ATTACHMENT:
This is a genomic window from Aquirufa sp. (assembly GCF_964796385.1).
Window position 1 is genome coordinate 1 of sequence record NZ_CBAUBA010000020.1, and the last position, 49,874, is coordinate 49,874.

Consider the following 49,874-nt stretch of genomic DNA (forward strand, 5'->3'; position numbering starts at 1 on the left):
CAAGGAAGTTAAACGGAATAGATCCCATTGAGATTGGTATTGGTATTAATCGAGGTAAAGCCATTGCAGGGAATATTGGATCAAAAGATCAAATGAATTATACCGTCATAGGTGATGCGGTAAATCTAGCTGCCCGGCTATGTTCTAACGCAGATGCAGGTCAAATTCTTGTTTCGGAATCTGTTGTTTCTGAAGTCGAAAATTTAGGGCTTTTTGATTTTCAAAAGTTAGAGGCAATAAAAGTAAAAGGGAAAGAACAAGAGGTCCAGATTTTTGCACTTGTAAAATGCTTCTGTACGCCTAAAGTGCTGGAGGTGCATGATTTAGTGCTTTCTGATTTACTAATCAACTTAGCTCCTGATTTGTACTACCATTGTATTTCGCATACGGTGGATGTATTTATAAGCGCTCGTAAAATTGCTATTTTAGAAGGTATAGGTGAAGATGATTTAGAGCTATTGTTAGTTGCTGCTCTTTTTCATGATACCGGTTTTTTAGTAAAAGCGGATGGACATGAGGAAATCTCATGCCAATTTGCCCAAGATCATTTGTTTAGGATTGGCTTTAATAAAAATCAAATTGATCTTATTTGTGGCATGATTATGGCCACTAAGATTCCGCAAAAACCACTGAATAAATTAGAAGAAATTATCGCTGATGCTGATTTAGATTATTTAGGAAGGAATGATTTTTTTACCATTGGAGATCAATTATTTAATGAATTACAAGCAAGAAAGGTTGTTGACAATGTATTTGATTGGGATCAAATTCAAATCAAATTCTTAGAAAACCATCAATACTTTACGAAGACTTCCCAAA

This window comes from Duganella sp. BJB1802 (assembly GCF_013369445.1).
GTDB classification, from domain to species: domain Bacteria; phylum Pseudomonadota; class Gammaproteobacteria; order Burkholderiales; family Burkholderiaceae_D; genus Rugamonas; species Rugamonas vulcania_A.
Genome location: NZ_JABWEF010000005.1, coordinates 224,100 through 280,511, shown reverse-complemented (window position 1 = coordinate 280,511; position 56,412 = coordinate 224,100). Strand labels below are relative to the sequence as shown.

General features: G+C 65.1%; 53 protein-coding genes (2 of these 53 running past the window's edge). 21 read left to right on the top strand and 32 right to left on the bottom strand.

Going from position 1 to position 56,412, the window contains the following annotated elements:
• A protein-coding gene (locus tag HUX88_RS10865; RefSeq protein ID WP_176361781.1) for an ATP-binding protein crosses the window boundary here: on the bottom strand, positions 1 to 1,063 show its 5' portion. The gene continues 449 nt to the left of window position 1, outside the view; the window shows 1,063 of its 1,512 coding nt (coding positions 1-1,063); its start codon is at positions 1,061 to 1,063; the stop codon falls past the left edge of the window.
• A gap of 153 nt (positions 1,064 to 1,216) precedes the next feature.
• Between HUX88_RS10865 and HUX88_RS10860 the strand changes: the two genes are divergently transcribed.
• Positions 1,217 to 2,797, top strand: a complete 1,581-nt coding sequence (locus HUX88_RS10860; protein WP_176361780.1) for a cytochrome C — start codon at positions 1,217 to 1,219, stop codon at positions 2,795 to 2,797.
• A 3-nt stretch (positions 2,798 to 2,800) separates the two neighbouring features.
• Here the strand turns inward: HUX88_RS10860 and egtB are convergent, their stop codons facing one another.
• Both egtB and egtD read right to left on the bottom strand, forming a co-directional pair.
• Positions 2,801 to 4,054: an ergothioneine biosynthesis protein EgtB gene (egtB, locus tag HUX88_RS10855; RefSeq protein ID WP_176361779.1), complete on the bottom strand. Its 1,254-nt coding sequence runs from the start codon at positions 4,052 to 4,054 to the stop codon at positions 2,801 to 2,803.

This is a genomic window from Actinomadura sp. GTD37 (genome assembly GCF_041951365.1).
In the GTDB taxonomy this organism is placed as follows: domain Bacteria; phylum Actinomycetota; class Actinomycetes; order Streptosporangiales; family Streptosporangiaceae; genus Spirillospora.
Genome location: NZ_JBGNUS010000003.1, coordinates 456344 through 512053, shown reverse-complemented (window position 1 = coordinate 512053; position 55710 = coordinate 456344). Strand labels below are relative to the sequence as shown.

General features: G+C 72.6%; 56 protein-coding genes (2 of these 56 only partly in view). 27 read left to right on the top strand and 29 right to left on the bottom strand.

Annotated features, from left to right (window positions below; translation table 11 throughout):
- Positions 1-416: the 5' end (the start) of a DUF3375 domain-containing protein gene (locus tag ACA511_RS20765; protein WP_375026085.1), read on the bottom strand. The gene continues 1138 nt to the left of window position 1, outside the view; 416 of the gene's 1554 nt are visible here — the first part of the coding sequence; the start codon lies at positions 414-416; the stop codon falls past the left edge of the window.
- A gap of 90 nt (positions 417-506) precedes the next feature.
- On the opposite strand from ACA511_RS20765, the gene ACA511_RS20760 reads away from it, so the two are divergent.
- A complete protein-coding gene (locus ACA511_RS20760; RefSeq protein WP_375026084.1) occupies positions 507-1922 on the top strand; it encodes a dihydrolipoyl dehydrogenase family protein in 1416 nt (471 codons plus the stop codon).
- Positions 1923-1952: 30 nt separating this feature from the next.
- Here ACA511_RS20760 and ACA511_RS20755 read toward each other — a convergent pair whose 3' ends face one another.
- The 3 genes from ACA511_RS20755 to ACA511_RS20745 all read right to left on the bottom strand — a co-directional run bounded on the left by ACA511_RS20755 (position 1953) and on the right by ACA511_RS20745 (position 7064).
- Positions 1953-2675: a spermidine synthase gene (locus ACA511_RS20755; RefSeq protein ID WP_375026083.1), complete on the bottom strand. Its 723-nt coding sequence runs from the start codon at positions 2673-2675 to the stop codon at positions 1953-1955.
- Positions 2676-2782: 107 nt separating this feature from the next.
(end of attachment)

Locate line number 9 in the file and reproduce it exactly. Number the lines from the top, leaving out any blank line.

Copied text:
Going from position 1 to position 56,412, the window contains the following annotated elements: